27 February 2023
Harvest uncertainty as second extreme weather impact hits island.
GROWERS in the north of New Zealand are being offered help and support in the wake of a second cyclone to hit the country in a month.
In January, Cylone Hale caused widespread flooding and slips in northern and eastern parts of the country, particularly in the Coromandel and Gisborne areas, and earlier this month Cyclone Gabrielle devastated the North Island of New Zealand and affected parts of Vanuatu and Australia.
Four commercial growers are localted in Hawke's Bay and will not know the extent of the damage to their crops until they harvest about a month from now, according to Potatoes NZ spokesperson Gemma Carroll. She said there was likely to be less marketable yield than usual as a result of the extreme weather and rainfall in the North Island.
Crops could be affected by waterlogging, could rot in the ground or later in storage, and they might also be more susceptible to pests and disease, if soil has been washed away and exposed them to the elements.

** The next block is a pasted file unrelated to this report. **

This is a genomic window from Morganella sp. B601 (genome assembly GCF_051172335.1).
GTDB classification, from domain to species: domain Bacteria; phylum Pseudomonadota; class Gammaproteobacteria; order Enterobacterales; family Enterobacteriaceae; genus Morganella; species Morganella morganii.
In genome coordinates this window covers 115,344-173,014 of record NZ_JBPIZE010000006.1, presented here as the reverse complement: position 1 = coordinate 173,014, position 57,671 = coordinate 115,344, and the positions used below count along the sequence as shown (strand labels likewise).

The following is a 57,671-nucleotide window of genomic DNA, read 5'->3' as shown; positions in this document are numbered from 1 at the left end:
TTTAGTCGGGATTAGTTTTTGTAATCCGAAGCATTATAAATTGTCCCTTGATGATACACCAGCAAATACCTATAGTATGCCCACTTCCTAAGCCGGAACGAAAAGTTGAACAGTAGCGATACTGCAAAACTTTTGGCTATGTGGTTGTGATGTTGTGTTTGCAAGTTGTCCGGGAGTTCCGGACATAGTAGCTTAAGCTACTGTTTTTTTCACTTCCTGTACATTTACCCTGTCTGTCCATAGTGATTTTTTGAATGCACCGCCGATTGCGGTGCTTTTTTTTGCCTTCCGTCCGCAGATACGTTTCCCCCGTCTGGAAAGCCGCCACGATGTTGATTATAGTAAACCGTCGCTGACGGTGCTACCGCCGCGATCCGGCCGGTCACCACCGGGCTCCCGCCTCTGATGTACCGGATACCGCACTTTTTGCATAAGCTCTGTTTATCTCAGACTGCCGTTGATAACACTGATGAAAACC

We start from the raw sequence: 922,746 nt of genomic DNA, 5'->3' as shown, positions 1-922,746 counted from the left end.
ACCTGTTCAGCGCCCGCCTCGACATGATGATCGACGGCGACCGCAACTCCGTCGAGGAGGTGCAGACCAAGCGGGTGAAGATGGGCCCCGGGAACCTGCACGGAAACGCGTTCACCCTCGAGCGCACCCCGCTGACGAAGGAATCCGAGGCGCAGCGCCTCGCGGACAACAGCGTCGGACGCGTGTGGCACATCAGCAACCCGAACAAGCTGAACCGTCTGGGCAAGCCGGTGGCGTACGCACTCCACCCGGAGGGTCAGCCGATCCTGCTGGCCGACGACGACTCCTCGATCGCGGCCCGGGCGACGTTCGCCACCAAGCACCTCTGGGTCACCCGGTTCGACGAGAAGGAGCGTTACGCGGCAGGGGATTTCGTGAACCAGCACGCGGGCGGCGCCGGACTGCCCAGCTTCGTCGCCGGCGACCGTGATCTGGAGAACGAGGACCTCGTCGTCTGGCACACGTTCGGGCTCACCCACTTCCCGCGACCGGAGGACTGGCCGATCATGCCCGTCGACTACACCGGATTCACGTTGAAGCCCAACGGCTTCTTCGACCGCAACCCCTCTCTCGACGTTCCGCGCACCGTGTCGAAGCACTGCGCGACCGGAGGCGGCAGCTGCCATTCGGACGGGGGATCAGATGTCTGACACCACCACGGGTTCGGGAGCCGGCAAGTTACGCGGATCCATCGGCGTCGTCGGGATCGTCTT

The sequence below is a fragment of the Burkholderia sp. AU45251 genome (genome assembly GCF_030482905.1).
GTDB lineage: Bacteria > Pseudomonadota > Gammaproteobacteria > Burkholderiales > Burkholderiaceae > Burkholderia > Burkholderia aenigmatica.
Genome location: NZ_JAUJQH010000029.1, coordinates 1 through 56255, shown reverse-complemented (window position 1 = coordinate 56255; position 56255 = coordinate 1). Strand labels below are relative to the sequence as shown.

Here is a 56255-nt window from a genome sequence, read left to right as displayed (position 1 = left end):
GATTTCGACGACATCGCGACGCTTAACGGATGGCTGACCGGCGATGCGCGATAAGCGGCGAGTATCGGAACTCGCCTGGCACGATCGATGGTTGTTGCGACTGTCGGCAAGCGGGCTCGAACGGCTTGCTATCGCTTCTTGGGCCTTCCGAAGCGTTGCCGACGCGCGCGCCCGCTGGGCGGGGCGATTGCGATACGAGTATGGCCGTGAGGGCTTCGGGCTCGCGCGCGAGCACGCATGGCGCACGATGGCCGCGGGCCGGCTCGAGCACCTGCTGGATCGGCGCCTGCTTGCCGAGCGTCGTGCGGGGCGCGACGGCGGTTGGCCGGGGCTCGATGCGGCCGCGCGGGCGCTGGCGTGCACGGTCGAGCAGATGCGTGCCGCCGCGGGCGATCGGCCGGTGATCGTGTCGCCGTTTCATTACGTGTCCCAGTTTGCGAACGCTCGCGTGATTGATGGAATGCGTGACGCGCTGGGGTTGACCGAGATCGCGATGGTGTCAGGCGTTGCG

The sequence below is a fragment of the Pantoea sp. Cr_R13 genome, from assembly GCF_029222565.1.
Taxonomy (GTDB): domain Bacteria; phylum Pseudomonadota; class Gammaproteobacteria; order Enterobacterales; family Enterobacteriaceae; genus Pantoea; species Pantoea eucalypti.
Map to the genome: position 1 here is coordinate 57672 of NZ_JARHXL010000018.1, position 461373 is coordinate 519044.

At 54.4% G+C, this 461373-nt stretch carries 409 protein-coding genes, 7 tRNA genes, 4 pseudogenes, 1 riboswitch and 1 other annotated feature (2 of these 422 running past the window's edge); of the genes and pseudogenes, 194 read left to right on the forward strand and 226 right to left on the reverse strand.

In a recent announcement to its members, Potatoes NZ said: "February has continued to hit our country and our industry with the havoc of another cyclone - a cyclone unlike any we've experienced before," adding: "Friends, families/whānau and colleagues pick up the pieces in many areas of the north island."
Advice on harvesting or salvaging contaminated crops is being offered by New Zealand Food Safety (MPI) and
Horticulture NZ, while the Rural Support Trust is offering growers access to wellbeing and social support, as well as business and financial advice, and care packages.
Around half of New Zealand's potatoes were produced in Canterbury and Westland, with Manawatu and Auckland together growing another quarter of the total crop, according to Potatoes NZ's 2022 report. The country grew 456,072 tonnes of potatoes on 8951 hectares, with an average yield of 51 tonnes per hectare.